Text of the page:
From the Guest Poster (Neen's Dad): Okra. Not quite comfort food, but familiar, associated with family meals when I was growing up. In Alabama and Georgia, it was cut into rounds, breaded and fried crispy -- and I have discovered with pleasure that the same preparation is regularly available as a "side" in many a Texas barbecue joint.
The okra pod contains a delicious ooze around the seeds, a substance that thickens stews and gives them a distinct tang. In Louisiana okra figures in many a "gumbo" dish, married with seafood and onions and tomatoes, spiced with gumbo filé (powdered sassafras). And in the cooking of the deep South, gumbo rounds appear in side dishes in combination with tomato or corn.
Only when I learned practical, everyday market French in West Africa did I discover that gumbo is in fact the word the French use for "okra." Gumbo regularly figures in West African stews; the most challenging is the "sauce gumbo" served to accompany foutu, a heavy paste of pounded yam or pounded plantain banana. Many a North American faces difficulties with sauce gumbo, not because of its particular taste but rather because of its extraordinary texture. The Baoulé, Agni, Senefou and other peoples of French-speaking West Africa love lots of gumbo in their sauces. To the uninitiated, shoveling gumbo sauce felt like scooping up mucous secretions.
In her cookbook Classic Indian Vegetarian and Grain Cooking Julie Sahni acknowledges that difficulty:
"Okra is a delicious vegetable, but it turns viscous and slimy when comes in contact with moisture."
Reading that, I flashed on "vicious" instead of "viscous" and got a disconcerting image of enraged okra pods. So I couldn't resist her recipe. As part of the inaugural Indian style meal for our visit to Neen and D, I had to try Braised Okra with Tomatoes, Onions and Spices.
(for 4 persons)
1/2 cup light vegetable oil
1 pound okra, trimmed and left whole
3 cups finally chopped onion
2 teaspoons minced garlic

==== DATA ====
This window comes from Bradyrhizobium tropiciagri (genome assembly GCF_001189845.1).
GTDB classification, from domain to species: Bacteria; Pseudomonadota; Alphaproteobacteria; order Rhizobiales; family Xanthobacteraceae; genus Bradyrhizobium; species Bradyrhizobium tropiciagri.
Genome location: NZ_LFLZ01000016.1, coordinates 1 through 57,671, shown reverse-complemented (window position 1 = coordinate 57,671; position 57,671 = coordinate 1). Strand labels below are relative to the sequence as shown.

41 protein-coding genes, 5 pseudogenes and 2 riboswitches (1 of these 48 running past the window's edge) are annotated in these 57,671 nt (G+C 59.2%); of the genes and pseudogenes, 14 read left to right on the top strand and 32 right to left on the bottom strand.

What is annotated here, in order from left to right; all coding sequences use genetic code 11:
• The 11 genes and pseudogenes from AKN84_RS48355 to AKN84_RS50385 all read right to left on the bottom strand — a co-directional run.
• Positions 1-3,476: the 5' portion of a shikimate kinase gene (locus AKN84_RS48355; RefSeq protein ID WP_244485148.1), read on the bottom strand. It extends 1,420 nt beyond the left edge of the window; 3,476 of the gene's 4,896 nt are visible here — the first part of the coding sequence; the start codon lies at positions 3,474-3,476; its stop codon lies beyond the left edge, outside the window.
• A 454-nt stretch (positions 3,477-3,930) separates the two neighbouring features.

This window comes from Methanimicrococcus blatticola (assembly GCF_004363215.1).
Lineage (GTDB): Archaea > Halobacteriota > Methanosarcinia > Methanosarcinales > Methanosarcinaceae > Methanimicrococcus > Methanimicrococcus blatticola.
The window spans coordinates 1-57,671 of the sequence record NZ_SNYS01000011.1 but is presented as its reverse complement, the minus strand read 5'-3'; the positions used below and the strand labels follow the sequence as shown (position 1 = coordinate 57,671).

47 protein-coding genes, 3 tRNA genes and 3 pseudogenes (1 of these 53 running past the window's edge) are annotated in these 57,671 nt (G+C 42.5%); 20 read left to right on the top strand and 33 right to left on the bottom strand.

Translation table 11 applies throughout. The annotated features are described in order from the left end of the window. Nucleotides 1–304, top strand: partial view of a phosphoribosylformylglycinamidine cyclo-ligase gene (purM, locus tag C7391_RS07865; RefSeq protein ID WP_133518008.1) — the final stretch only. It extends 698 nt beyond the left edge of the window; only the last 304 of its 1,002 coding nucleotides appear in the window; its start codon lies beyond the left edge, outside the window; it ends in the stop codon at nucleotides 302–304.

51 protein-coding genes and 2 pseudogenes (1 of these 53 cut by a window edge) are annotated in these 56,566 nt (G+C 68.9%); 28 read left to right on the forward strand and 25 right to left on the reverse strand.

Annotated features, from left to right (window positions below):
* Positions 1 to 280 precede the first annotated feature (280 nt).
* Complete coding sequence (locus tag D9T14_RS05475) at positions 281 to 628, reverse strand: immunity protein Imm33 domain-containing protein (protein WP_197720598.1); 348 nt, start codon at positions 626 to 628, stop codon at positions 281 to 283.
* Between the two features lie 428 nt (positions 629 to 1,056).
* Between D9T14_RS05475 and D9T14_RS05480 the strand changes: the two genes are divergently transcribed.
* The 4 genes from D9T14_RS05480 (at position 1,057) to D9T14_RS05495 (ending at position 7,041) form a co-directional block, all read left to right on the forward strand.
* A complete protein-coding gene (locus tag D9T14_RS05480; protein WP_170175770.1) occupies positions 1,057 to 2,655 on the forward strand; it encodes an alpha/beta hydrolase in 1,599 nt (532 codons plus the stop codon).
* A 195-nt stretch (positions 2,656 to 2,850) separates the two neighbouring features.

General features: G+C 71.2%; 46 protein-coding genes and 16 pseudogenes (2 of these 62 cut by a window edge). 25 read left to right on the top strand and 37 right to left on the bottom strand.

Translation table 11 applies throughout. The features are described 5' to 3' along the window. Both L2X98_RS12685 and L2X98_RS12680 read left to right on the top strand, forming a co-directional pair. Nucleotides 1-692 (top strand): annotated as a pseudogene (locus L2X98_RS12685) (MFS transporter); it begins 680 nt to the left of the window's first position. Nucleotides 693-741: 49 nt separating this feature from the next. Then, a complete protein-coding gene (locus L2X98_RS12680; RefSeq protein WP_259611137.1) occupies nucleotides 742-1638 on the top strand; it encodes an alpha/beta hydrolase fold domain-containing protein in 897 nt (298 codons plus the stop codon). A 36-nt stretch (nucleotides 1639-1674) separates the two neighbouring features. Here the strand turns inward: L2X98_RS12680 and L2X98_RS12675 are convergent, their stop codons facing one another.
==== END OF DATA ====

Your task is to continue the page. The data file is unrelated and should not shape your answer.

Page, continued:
2 tablespoons grated or crushed fresh ginger
2 teaspoons ground cumin
2 teaspoons ground coriander
1/2 teaspoon ground fennel
1/2 teaspoon cayenne pepper
1/4 teaspoon turmeric
1 1/2 cups finely chopped tomatoes
1 1/2 teaspoons coarse salt, or to taste (use a lesser quantity if you're obliged to substitute regular finely ground salt)
1 cup hot water
3 tablespoons chopped fresh coriander
The trick to the cooking technique is to trim the okra at either end but leave them intact so that the interior ooze does not escape, other than for an occasional accident late in the cooking process. That way you will have all of that flavor captured inside the pods. I suggest that you choose the youngest, tenderest okra pods and avoid the larger ones, which can be gnarly and almost woody. This time of year in Washington DC the okra in upscale markets is imported from Chile at hair-raising prices, so I felt entirely justified in picking and choosing my pods.
1. Heat 1/4 cup of the oil over medium-high heat in a large heavy skillet or heavy cooking pot. When the oil is very hot, add the okra in a single layer and fry without stirring for 1 minute. Continue cooking for 3 or 4 minutes more, tossing and turning the okra until it is lightly browned. Remove the okra from the pan and set aside -- preferably on newspaper so that it can lose some of its oil coating.
2. Measure out the spices. We prefer to toast whole cumin seeds in a dry, very hot frying pan, moving them constantly so they don't burn, then crush them in a mortar and pestle. You may combine the cumin, coriander, fennel, cayenne pepper and turmeric. Keep the garlic and ginger separate.
3. Add the remaining 1/4 cup of oil to the same pan as before, along with the onion. Cook the onion until light golden (about 5 minutes, says Sahni). Add garlic and ginger to the onion and cook, stirring constantly, until the mixture turns caramel brown. (Or until you think it has gotten as brown as it's going to get.)
4. Add the cumin, coriander, fennel, cayenne pepper and turmeric. Stir for a few seconds and then add the tomatoes. Reduce the heat to medium and cook, stirring for 3 minutes or until mixture thickens and becomes pulpy. Add the okra, salt and 1 cup hot water. Stir to mix and bring to a boil. Lower the heat and cook, covered, until the okra is cooked (about 20 minutes) and the sauce is thick. Stir in a little of the chopped coriander leaves and garnish with what's left.
We found that with these proportions the dish was tasty but quite mild. You could up the spicing significantly (especially the cayenne pepper) or serve it alongside a sharp chutney.
Neen's Insertion: I thought I didn't like Okra (too slimy) until I went to Mali to do research for my BA thesis, and realized that I strongly associate the flavor with my childhood in West Africa. I had never made the association before because, as a kid, I would eat around the Okra -- I didn't realize how critical the flavor was to many staple dishes. That, and the fact that Okra is also a culinary cornerstone in the South-East, where my Dad's side of the family is from, almost lands it a place in the family scrapbook. (A JOKE). We'd like to submit this post to Weekend Herb Blogging. If you'd like to participate, read the rules for Weekend Herb Blogging, then send your entry to whomever is hosting by 3:00 on Sunday, Utah time.